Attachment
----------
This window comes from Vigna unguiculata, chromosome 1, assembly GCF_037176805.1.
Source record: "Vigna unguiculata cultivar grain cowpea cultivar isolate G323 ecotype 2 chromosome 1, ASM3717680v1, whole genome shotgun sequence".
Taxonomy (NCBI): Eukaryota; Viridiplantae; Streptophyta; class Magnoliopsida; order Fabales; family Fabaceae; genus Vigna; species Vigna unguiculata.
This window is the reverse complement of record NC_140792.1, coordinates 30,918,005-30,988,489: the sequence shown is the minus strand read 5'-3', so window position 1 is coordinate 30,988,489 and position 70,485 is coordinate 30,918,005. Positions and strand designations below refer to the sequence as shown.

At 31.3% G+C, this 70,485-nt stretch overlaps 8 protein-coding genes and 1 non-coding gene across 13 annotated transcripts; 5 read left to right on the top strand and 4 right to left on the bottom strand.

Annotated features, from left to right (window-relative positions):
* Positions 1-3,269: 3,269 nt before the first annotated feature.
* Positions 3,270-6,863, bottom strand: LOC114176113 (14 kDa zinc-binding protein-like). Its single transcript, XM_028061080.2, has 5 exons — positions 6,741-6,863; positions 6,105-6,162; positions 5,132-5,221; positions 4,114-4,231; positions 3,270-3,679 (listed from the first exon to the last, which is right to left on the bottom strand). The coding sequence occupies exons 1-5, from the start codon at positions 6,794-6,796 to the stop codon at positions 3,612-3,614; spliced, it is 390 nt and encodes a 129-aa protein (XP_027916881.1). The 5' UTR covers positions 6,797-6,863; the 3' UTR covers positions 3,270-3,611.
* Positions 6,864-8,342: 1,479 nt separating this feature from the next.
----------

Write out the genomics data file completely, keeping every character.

This window comes from Vigna unguiculata, chromosome 1, assembly GCF_037176805.1.
Source record: "Vigna unguiculata cultivar grain cowpea cultivar isolate G323 ecotype 2 chromosome 1, ASM3717680v1, whole genome shotgun sequence".
Taxonomy (NCBI): Eukaryota; Viridiplantae; Streptophyta; class Magnoliopsida; order Fabales; family Fabaceae; genus Vigna; species Vigna unguiculata.
This window is the reverse complement of record NC_140792.1, coordinates 30,918,005-30,988,489: the sequence shown is the minus strand read 5'-3', so window position 1 is coordinate 30,988,489 and position 70,485 is coordinate 30,918,005. Positions and strand designations below refer to the sequence as shown.

At 31.3% G+C, this 70,485-nt stretch overlaps 8 protein-coding genes and 1 non-coding gene across 13 annotated transcripts; 5 read left to right on the top strand and 4 right to left on the bottom strand.

Annotated features, from left to right (window-relative positions):
* Positions 1-3,269: 3,269 nt before the first annotated feature.
* Positions 3,270-6,863, bottom strand: LOC114176113 (14 kDa zinc-binding protein-like). Its single transcript, XM_028061080.2, has 5 exons — positions 6,741-6,863; positions 6,105-6,162; positions 5,132-5,221; positions 4,114-4,231; positions 3,270-3,679 (listed from the first exon to the last, which is right to left on the bottom strand). The coding sequence occupies exons 1-5, from the start codon at positions 6,794-6,796 to the stop codon at positions 3,612-3,614; spliced, it is 390 nt and encodes a 129-aa protein (XP_027916881.1). The 5' UTR covers positions 6,797-6,863; the 3' UTR covers positions 3,270-3,611.
* Positions 6,864-8,342: 1,479 nt separating this feature from the next.